By Bob Hertzel
For the Times West Virginian
The roster says Daryl Worley is a sophomore.
Talk to him and you’d swear he was a senior.
A fifth-year senior.
It’s part the way he answers questions. Honestly. Self-assured. And, most importantly, intelligently.
Mostly, though, it’s what he says be it football or life itself.
See, life isn’t always easy, and he knows it.
Ask the West Virginia University football player about his uniform number – 7.
That, you see, was part of his recruitment. To get him to sign, WVU had to promise he’d get No. 7.
The reason it was so important is also part of the reason he has grown up so quickly.
It was the number he and his older cousin, Fabian Johnson, had shared growing up, Worley wearing it on the football field, Johnson on the basketball court, right up until Fabian Johnson couldn’t wear it any more.
One early October day in 2010, they found Fabian Johnson murdered execution style in a park.
“I told him I would wear the number as long as I could,” said Worley.
Sometimes growing up isn’t a whole lot of fun. Worley was a high school sophomore.
Johnson was just 18.
Now Worley is here, the No. 7 on his Mountaineer jersey, his role being to fill in a huge void that existed in the Mountaineer defense last year.
He is playing right cornerback.
Last year, as a freshman, he showed them he could play college football … anywhere.
He was a corner, a safety, even a linebacker.
What he did a senior would have trouble doing. He handled it as a freshman.
“Basically, being so young, I was just trying to play my part … make plays where I could, do what I could, do what the coaches asked me to while staying a part of the scheme,” he explained.
Wasn’t it difficult, though, to learn two, three positions rather than one, and do it so quickly?
“Yes, it was. It was a little tough. You just have to become a football player and not let one technique overcome another technique. Just know what you have to do when you are out on the field in certain positions and in certain situations.”
That is not freshman speak.
He remembered his first time on the field for WVU.
“It’s a crazy experience,” he said. “From the players around you and the fans, there’s so much adrenaline you feel like you have to impress so many people. You are so anxious not to mess up that you have to clear your mind and make plays.”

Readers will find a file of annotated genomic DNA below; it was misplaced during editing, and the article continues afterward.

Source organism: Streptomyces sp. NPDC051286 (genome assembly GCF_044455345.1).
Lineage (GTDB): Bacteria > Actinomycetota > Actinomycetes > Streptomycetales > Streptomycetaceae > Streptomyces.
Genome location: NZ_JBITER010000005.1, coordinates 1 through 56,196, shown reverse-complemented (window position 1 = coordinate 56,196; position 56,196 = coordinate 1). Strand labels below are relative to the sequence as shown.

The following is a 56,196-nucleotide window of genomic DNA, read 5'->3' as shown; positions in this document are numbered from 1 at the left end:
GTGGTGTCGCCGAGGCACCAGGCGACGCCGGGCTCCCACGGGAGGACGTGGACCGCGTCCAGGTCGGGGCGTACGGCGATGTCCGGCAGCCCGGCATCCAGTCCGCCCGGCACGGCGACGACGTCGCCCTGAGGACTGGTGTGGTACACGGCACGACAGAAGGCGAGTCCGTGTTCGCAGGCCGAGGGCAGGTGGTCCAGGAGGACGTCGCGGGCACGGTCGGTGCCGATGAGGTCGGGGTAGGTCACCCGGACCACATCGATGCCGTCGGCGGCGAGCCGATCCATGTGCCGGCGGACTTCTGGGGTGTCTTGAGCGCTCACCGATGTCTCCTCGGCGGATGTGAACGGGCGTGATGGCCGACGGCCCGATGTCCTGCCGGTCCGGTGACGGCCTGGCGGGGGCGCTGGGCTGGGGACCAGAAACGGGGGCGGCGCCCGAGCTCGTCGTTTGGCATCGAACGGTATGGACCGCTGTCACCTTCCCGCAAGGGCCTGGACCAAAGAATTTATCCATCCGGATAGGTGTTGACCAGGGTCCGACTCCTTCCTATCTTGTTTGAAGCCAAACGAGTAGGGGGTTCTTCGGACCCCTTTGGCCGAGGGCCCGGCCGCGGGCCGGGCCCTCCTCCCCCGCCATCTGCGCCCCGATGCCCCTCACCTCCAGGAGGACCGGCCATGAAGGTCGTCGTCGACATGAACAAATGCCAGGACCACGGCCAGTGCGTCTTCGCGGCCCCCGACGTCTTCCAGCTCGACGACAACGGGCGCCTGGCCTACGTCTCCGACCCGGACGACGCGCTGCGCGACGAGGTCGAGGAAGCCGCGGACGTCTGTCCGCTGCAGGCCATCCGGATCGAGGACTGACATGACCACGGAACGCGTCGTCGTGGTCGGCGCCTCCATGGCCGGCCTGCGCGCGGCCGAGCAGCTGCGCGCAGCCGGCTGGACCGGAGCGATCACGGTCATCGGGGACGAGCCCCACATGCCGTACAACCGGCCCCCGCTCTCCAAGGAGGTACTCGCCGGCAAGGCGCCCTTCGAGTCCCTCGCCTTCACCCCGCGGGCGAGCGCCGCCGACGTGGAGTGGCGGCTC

You think you are going at it at your best, then you view your first game film.
“Some of the movements I was making, I was like, ‘You look stiff; you should be moving quicker than that.’ … It was when I first got out there I was overthinking things, overdoing it, and I wasn’t playing as a football player.”
The defense over the past two seasons has been so vulnerable that they are going back to the 3-3-5 they played during coach Dana Holgorsen’s first season at WVU, the defense that was played at the school under Rich Rodriguez.
And with that, they have given Worley a major assignment. He has one job.
“It’s a big relief, a big weight off my shoulders knowing I’m locked into one position and can just become the best corner I can be,” he said. “I can study one position, study what players are on my side of the field, and I will be able to break things down into a sharper image. My mind will be working faster; I’ll be thinking faster.”
He sees this as an improvement for the whole defense, not flip-flopping from side to side as they did last year.
“I’m glad we’re just playing one side at this point. I felt in the Big 12, the offense is moving so fast that when we’re running across the field they are snapping the ball, so we might get caught out of position. Being on one side of the field makes it easier for us,” he explained.
Worley sees this as a new beginning and, again, as he explains it he does so with maturity, without any personal thoughts, only team.
“I think this year it’s more my standards and what I’m working for,” he said. “We have meetings with our position coaches and strength coaches and we set goals and they set goals for us. Basically, right now I’m fine tuning myself to be the best player I can be.”
And his vision of that is?
“Basically, now I’m at right corner, I’m just working to shut my side of the field down,” he answered.
He understands he can’t just do it with his athleticism, as good as that is.
“Week in and week out, with all the top-notch receivers we see in the Big 12, you have to study each one,” he noted.
It is, quite simply, as big a challenge as he could ask for.
“It’s the hardest position on the field on the defensive side of the ball,” he said. “With so much talent on the other side of the ball, you have to be at your best every week.”
Follow Bob Hertzel on Twitter @bhertzel.